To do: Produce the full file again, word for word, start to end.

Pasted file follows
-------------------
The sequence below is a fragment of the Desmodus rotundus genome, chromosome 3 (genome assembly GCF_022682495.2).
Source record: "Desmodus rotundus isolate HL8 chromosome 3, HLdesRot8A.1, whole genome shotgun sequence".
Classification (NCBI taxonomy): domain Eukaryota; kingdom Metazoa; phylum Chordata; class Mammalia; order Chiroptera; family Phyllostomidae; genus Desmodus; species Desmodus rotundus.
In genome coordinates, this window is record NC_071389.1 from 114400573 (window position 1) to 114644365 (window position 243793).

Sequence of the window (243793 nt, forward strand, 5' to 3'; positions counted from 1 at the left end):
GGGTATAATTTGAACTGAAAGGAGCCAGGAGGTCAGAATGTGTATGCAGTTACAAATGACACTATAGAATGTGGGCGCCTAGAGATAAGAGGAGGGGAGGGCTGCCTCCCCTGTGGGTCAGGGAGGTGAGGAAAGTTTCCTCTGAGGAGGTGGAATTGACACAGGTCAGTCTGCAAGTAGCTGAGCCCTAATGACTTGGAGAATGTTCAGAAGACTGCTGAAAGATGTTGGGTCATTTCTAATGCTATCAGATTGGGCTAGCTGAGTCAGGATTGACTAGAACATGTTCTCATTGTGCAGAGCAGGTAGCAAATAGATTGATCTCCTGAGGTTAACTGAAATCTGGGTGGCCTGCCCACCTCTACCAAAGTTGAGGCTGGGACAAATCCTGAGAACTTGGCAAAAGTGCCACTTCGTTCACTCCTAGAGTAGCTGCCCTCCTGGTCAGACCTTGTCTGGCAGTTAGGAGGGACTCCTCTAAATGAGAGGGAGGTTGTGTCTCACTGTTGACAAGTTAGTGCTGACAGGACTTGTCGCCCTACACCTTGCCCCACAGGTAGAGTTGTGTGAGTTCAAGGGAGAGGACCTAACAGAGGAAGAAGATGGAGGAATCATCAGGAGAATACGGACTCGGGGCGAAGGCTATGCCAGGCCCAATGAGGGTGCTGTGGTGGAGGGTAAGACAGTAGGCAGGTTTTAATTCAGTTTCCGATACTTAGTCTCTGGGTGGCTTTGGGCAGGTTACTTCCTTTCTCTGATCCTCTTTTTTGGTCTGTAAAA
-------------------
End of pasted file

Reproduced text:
The sequence below is a fragment of the Desmodus rotundus genome, chromosome 3 (genome assembly GCF_022682495.2).
Source record: "Desmodus rotundus isolate HL8 chromosome 3, HLdesRot8A.1, whole genome shotgun sequence".
Classification (NCBI taxonomy): domain Eukaryota; kingdom Metazoa; phylum Chordata; class Mammalia; order Chiroptera; family Phyllostomidae; genus Desmodus; species Desmodus rotundus.
In genome coordinates, this window is record NC_071389.1 from 114400573 (window position 1) to 114644365 (window position 243793).

Sequence of the window (243793 nt, forward strand, 5' to 3'; positions counted from 1 at the left end):
GGGTATAATTTGAACTGAAAGGAGCCAGGAGGTCAGAATGTGTATGCAGTTACAAATGACACTATAGAATGTGGGCGCCTAGAGATAAGAGGAGGGGAGGGCTGCCTCCCCTGTGGGTCAGGGAGGTGAGGAAAGTTTCCTCTGAGGAGGTGGAATTGACACAGGTCAGTCTGCAAGTAGCTGAGCCCTAATGACTTGGAGAATGTTCAGAAGACTGCTGAAAGATGTTGGGTCATTTCTAATGCTATCAGATTGGGCTAGCTGAGTCAGGATTGACTAGAACATGTTCTCATTGTGCAGAGCAGGTAGCAAATAGATTGATCTCCTGAGGTTAACTGAAATCTGGGTGGCCTGCCCACCTCTACCAAAGTTGAGGCTGGGACAAATCCTGAGAACTTGGCAAAAGTGCCACTTCGTTCACTCCTAGAGTAGCTGCCCTCCTGGTCAGACCTTGTCTGGCAGTTAGGAGGGACTCCTCTAAATGAGAGGGAGGTTGTGTCTCACTGTTGACAAGTTAGTGCTGACAGGACTTGTCGCCCTACACCTTGCCCCACAGGTAGAGTTGTGTGAGTTCAAGGGAGAGGACCTAACAGAGGAAGAAGATGGAGGAATCATCAGGAGAATACGGACTCGGGGCGAAGGCTATGCCAGGCCCAATGAGGGTGCTGTGGTGGAGGGTAAGACAGTAGGCAGGTTTTAATTCAGTTTCCGATACTTAGTCTCTGGGTGGCTTTGGGCAGGTTACTTCCTTTCTCTGATCCTCTTTTTTGGTCTGTAAAA